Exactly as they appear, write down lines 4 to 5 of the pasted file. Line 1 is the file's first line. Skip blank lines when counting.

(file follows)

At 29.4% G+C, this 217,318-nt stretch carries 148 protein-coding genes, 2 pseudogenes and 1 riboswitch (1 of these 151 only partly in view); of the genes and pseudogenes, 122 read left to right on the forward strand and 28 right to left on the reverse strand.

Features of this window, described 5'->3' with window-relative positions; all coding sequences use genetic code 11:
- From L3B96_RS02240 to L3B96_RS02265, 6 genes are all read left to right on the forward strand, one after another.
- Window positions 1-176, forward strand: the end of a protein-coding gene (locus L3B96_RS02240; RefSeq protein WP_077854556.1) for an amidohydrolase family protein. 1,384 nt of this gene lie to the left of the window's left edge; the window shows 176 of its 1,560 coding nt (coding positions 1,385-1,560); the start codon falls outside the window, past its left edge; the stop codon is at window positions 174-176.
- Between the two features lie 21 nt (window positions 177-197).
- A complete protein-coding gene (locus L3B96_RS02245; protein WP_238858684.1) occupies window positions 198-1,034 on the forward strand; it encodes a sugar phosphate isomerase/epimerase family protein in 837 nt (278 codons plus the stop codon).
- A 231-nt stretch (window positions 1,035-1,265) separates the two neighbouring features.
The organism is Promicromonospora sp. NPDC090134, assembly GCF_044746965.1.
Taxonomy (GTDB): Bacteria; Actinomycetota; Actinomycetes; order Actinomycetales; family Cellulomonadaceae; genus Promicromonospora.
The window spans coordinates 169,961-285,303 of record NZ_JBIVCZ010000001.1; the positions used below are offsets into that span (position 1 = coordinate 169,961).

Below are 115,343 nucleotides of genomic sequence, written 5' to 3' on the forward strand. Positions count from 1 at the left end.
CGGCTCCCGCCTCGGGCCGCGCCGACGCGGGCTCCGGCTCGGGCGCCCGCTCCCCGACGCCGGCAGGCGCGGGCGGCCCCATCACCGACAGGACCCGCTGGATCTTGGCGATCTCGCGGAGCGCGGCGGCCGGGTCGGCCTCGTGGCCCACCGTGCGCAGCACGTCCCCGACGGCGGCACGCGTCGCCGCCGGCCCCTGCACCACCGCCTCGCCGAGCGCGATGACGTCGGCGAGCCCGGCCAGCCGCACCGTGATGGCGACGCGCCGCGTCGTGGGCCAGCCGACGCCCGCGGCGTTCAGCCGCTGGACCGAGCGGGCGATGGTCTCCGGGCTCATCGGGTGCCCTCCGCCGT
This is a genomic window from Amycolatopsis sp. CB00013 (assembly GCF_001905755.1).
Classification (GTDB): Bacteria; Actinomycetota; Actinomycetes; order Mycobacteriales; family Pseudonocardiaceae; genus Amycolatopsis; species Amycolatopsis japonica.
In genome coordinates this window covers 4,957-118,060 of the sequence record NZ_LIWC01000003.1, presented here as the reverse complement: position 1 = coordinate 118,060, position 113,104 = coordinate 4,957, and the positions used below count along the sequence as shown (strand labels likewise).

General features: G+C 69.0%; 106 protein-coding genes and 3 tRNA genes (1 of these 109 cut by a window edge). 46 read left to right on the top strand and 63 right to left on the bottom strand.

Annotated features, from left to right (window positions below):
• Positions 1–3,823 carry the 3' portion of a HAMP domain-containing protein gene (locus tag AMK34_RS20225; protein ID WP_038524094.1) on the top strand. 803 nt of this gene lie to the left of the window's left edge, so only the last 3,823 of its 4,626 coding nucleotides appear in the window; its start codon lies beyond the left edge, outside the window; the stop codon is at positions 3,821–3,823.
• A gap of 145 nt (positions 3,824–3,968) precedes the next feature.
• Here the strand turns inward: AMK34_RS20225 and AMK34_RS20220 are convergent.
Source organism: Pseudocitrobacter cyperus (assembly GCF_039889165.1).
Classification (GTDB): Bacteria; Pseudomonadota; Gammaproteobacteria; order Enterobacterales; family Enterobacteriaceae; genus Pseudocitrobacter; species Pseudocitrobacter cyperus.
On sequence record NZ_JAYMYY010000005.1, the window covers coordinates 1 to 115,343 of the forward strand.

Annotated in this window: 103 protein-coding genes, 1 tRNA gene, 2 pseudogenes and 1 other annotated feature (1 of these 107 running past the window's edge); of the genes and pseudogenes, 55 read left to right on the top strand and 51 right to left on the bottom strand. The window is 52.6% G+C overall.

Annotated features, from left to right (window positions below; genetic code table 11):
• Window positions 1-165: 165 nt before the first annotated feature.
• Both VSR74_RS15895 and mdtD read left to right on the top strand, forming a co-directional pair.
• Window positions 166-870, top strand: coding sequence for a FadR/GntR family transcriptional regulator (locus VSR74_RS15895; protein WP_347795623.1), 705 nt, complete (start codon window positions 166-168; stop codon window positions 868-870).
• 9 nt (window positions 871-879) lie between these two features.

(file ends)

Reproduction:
- Window positions 1-176, forward strand: the end of a protein-coding gene (locus L3B96_RS02240; RefSeq protein WP_077854556.1) for an amidohydrolase family protein. 1,384 nt of this gene lie to the left of the window's left edge; the window shows 176 of its 1,560 coding nt (coding positions 1,385-1,560); the start codon falls outside the window, past its left edge; the stop codon is at window positions 174-176.
- Between the two features lie 21 nt (window positions 177-197).